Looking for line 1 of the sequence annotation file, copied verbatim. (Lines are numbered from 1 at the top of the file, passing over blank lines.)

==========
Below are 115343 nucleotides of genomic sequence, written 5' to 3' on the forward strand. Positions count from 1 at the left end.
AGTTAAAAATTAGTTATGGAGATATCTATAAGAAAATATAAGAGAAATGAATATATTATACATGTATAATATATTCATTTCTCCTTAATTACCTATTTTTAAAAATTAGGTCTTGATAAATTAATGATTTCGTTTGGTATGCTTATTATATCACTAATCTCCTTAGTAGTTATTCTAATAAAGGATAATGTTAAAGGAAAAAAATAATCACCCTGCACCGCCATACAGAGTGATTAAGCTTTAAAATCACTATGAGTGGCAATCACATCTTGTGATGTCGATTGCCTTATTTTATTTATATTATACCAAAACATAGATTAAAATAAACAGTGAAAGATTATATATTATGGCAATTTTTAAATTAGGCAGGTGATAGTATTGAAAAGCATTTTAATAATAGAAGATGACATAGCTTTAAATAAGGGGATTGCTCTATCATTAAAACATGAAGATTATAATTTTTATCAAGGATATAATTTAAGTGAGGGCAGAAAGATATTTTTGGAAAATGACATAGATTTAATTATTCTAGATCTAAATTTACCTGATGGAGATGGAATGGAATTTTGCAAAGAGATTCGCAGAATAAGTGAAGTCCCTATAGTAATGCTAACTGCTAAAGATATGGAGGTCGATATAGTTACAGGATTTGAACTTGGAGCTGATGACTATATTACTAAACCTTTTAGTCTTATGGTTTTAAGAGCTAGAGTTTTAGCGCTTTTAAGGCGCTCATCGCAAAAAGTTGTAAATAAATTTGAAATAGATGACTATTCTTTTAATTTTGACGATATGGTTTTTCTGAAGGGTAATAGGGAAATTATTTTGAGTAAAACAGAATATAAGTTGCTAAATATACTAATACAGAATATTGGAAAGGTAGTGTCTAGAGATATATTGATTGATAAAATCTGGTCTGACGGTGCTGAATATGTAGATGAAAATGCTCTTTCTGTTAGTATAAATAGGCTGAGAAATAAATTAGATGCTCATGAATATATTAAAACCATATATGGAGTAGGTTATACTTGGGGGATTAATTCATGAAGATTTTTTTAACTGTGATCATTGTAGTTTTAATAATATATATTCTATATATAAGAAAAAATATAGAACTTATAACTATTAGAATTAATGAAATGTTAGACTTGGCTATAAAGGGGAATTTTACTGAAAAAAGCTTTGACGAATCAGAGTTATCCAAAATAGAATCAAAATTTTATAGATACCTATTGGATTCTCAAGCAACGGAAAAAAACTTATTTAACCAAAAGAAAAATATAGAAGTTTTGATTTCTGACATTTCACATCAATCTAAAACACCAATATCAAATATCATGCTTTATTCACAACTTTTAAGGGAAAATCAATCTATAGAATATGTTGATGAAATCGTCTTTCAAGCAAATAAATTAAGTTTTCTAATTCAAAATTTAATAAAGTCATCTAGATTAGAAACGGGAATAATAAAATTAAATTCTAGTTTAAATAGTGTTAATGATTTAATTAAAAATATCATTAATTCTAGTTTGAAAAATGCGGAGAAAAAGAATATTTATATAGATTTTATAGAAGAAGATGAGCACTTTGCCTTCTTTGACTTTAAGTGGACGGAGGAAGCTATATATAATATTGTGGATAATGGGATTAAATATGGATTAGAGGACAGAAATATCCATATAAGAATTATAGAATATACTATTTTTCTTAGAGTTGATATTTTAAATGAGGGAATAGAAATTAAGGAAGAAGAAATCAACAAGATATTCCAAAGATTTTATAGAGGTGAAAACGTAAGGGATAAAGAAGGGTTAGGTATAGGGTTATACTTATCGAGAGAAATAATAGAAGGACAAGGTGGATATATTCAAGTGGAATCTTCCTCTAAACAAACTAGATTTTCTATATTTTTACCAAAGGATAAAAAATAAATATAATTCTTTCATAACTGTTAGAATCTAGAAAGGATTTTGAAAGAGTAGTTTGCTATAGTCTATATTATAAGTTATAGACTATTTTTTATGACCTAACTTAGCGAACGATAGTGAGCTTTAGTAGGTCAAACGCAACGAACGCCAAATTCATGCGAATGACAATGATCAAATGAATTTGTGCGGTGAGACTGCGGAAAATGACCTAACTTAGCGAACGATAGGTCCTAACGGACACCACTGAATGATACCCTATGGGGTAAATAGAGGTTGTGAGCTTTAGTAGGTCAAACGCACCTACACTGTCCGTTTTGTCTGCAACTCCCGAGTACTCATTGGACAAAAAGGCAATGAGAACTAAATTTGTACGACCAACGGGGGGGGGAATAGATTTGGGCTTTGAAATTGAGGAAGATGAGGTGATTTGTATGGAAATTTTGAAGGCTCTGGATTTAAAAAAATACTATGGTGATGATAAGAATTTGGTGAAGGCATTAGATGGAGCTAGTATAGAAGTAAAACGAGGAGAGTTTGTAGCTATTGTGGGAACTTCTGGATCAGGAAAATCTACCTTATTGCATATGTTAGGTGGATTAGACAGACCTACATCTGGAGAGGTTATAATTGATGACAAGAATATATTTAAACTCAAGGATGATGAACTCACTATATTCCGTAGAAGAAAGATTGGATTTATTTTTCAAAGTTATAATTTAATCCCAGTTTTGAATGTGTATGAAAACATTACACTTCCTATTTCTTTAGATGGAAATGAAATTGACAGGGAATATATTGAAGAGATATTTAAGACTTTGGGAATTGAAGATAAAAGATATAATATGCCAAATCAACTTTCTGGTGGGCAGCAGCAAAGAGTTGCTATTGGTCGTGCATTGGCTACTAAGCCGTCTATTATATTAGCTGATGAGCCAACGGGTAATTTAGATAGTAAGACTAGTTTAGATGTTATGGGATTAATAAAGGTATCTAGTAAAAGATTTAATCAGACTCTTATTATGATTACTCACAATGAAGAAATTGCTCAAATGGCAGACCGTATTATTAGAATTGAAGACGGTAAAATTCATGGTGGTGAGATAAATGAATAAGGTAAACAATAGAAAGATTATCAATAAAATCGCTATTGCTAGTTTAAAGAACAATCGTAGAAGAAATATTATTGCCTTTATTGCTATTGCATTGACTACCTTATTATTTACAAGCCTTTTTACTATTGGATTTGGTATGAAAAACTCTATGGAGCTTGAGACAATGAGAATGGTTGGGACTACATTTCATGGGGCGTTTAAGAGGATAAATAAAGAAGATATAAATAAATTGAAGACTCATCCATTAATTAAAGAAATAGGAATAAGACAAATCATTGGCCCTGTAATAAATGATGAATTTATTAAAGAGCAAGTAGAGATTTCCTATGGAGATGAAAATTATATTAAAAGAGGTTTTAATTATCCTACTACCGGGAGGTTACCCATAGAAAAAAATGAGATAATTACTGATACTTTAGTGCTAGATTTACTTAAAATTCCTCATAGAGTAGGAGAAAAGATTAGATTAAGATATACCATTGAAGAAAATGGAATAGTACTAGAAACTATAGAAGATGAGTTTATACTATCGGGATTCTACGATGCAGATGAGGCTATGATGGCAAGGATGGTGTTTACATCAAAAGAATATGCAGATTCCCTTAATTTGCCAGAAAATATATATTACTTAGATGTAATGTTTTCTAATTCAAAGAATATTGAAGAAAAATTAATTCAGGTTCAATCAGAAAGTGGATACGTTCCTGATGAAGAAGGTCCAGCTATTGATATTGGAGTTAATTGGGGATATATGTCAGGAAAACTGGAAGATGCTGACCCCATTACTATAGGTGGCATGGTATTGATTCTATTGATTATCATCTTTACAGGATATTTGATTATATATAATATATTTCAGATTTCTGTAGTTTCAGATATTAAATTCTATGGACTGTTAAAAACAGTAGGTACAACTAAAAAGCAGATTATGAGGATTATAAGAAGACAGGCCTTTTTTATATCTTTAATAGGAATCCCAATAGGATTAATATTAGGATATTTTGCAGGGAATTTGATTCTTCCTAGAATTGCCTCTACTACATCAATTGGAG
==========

Below are 115343 nucleotides of genomic sequence, written 5' to 3' on the forward strand. Positions count from 1 at the left end.